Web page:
Although a business is still selling a product, there’s actually a big difference between B2B and B2C marketing.
B2B marketing, where a business sells to another business, has a completely unique buying decision than B2C marketing, where a business sells directly to the consumer. Most B2B purchases revolve around logic whilst a consumer purchase is primarily built on emotion.
Companies don’t behave the same as individual buyers, they act differently to marketing strategies and behave differently when they make buying decisions.
When a business markets directly to another business, it’s vital their key selling point is the logic of buying the product. To do so, the business needs to focus on promoting the features of the product and its usefulness.
Businesses typically will not be emotionally involved in the product, so there needs to be a focus on understanding the organisation’s needs and why the product fulfils them better than any other companies.
Businesses tend to be information seekers and they’re typically interested in the concrete facts of the products.
- – What would be a realistic ROI from their purchase?
- – How will your product save money?
- – How will your product save time?
- – How will your product save resources?
B2B marketing strategy needs to be logical and substantiated with statistics, facts and data.
One of the main differences between B2B marketing and B2C marketing is emotion. Whilst emotion does play a part in B2B marketing, it’s more prominent in B2C marketing. Businesses are still built on people, but they tend to focus on data rather than how they personally feel about a product.
Consumers are less likely to be interested in statistics, long marketing messages and hard data. Businesses usually prefer in-depth marketing, whereas consumers want to know the benefits of the product sharpish.
Consumers focus on the benefits of the product to them personally and they want your marketing to convey why your product will help them.
Whats the Key Difference Between B2B and B2C Marketing?
There’s actually three.
The Decision-Making Process
Consumers may consult their family, friends or peers to help with their buying decision. They might ask for opinions, but they won’t necessarily follow their advice. For example, if a consumer asks their family for their thoughts on a hat and they encourage them not to buy it, they still could buy it anyway.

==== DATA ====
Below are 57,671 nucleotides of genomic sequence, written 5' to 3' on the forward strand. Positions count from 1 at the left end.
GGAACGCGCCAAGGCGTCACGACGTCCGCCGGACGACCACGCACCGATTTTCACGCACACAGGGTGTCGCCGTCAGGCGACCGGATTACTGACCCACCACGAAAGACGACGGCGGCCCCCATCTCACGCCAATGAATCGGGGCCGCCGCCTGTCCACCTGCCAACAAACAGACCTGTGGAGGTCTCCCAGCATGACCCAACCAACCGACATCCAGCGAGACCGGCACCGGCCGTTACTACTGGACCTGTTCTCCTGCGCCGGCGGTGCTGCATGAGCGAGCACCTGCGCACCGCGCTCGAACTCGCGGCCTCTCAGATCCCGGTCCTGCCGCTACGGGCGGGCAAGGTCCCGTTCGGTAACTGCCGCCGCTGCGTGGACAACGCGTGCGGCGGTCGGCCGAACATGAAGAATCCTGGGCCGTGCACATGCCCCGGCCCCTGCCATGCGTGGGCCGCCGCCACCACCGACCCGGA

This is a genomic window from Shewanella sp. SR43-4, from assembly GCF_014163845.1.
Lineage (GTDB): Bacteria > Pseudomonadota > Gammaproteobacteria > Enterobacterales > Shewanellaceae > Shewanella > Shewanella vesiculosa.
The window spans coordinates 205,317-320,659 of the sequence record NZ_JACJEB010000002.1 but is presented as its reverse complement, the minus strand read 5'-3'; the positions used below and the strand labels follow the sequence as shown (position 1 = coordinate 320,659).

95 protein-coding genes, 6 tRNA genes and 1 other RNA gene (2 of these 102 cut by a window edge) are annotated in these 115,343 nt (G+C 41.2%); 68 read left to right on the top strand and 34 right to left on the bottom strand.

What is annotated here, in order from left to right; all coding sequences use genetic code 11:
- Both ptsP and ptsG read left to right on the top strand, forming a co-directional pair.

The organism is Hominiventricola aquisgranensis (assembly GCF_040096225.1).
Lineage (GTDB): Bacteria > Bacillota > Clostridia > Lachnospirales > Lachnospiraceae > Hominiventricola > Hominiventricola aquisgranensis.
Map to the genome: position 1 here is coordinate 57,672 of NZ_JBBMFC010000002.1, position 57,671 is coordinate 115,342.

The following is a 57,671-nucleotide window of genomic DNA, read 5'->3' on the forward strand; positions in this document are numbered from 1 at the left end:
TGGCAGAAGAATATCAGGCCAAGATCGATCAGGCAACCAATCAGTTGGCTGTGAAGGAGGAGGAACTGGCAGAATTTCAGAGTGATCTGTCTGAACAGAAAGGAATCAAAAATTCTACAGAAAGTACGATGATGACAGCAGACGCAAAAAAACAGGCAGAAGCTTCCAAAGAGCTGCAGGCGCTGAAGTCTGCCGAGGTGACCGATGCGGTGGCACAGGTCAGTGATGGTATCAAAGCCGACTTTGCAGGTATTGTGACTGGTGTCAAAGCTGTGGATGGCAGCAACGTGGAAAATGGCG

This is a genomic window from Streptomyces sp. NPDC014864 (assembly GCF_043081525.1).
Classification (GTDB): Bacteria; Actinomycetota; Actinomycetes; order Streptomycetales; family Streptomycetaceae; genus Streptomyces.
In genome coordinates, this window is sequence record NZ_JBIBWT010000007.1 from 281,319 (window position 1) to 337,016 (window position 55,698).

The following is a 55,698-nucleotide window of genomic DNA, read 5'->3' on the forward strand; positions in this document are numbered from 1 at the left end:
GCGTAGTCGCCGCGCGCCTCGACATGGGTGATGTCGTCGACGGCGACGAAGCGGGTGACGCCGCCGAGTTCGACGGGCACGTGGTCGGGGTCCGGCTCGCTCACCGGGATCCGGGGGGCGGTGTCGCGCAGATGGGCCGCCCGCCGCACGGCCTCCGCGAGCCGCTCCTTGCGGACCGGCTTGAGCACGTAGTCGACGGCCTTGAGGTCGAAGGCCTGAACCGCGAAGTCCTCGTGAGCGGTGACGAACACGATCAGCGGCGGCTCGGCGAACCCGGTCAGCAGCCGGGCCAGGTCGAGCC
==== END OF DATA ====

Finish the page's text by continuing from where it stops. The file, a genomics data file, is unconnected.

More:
The B2B decision-making process is a bit more complex and the opinion of others is a more significant factor. A business may need a seal of approval from stakeholders, managers and buyers to buy or invest in a new product.
There’s no middle man with B2C sales. The business deals directly with the consumer, so the transaction is pretty fast.
B2B sales can be long-winded. It could take months of relationship building, lead nurturing and consistent engagement to conduct a sale.
There’re more consumers than there are businesses. With this in mind, lead building is not as complex as a process when there’s millions of consumers to choose from.
For B2B, however, businesses need to invest more money in developing and maintaining close relationships with a handful of businesses.
What Does This Mean?
It’s crucial marketers and businesses understand that their strategies need to vary dependent on who they are targeting. While B2B and B2C sometimes have similar marketing methods, like email marketing, they do have variant goals, strategies and methods of carrying out their marketing.
What do you think? Do you disagree? Let us know in the comments.
Why not check out our Digital Marketing Terms Glossary?
About the author:
Marie Harwood is a Digital Marketing Assistant at Different Gravy Digital, Hale, Cheshire.
Different Gravy Digital are a full service Digital Marketing Agency operating in the Hospitality & Leisure, Financial Services, Legal & Property sectors. Products and services range from; 3D & 360° Tours, Website Design & Build, Social Media, Video Production, Search Engine Optimisation (SEO), Content Creation, Email Marketing, Online Feedback / Review Systems and Paid Advertising (Google, Bing and Social Media).
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